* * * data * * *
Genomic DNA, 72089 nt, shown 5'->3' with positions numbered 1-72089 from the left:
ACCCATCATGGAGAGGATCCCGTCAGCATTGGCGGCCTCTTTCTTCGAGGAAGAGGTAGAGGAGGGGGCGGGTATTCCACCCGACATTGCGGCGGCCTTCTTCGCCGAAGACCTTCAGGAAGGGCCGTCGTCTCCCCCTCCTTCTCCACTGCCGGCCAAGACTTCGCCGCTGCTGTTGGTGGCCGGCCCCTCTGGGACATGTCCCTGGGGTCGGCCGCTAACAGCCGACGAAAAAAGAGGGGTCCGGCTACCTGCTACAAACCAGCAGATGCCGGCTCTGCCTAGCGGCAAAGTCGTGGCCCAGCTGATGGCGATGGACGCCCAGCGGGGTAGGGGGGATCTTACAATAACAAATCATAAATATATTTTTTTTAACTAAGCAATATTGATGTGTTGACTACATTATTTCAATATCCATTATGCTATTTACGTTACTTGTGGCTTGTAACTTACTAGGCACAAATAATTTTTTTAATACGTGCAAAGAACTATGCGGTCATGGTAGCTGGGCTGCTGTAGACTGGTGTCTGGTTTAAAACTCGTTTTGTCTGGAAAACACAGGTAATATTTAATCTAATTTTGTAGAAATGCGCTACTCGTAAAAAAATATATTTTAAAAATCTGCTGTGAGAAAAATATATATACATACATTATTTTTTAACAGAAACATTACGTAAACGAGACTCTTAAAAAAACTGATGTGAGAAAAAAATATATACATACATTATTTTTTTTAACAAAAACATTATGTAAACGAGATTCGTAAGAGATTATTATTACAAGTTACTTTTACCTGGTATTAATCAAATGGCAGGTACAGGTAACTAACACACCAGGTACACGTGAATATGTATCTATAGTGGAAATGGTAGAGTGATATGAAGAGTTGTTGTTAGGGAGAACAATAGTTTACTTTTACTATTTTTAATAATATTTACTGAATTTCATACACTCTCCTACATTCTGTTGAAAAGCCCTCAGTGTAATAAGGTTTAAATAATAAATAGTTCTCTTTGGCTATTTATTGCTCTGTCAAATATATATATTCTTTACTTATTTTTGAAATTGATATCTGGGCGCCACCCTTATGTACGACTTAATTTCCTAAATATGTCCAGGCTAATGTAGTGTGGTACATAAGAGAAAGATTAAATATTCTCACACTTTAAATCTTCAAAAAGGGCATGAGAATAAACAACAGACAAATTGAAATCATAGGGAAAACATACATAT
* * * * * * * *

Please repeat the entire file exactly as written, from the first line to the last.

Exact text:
Genomic DNA, 72089 nt, shown 5'->3' with positions numbered 1-72089 from the left:
ACCCATCATGGAGAGGATCCCGTCAGCATTGGCGGCCTCTTTCTTCGAGGAAGAGGTAGAGGAGGGGGCGGGTATTCCACCCGACATTGCGGCGGCCTTCTTCGCCGAAGACCTTCAGGAAGGGCCGTCGTCTCCCCCTCCTTCTCCACTGCCGGCCAAGACTTCGCCGCTGCTGTTGGTGGCCGGCCCCTCTGGGACATGTCCCTGGGGTCGGCCGCTAACAGCCGACGAAAAAAGAGGGGTCCGGCTACCTGCTACAAACCAGCAGATGCCGGCTCTGCCTAGCGGCAAAGTCGTGGCCCAGCTGATGGCGATGGACGCCCAGCGGGGTAGGGGGGATCTTACAATAACAAATCATAAATATATTTTTTTTAACTAAGCAATATTGATGTGTTGACTACATTATTTCAATATCCATTATGCTATTTACGTTACTTGTGGCTTGTAACTTACTAGGCACAAATAATTTTTTTAATACGTGCAAAGAACTATGCGGTCATGGTAGCTGGGCTGCTGTAGACTGGTGTCTGGTTTAAAACTCGTTTTGTCTGGAAAACACAGGTAATATTTAATCTAATTTTGTAGAAATGCGCTACTCGTAAAAAAATATATTTTAAAAATCTGCTGTGAGAAAAATATATATACATACATTATTTTTTAACAGAAACATTACGTAAACGAGACTCTTAAAAAAACTGATGTGAGAAAAAAATATATACATACATTATTTTTTTTAACAAAAACATTATGTAAACGAGATTCGTAAGAGATTATTATTACAAGTTACTTTTACCTGGTATTAATCAAATGGCAGGTACAGGTAACTAACACACCAGGTACACGTGAATATGTATCTATAGTGGAAATGGTAGAGTGATATGAAGAGTTGTTGTTAGGGAGAACAATAGTTTACTTTTACTATTTTTAATAATATTTACTGAATTTCATACACTCTCCTACATTCTGTTGAAAAGCCCTCAGTGTAATAAGGTTTAAATAATAAATAGTTCTCTTTGGCTATTTATTGCTCTGTCAAATATATATATTCTTTACTTATTTTTGAAATTGATATCTGGGCGCCACCCTTATGTACGACTTAATTTCCTAAATATGTCCAGGCTAATGTAGTGTGGTACATAAGAGAAAGATTAAATATTCTCACACTTTAAATCTTCAAAAAGGGCATGAGAATAAACAACAGACAAATTGAAATCATAGGGAAAACATACATAT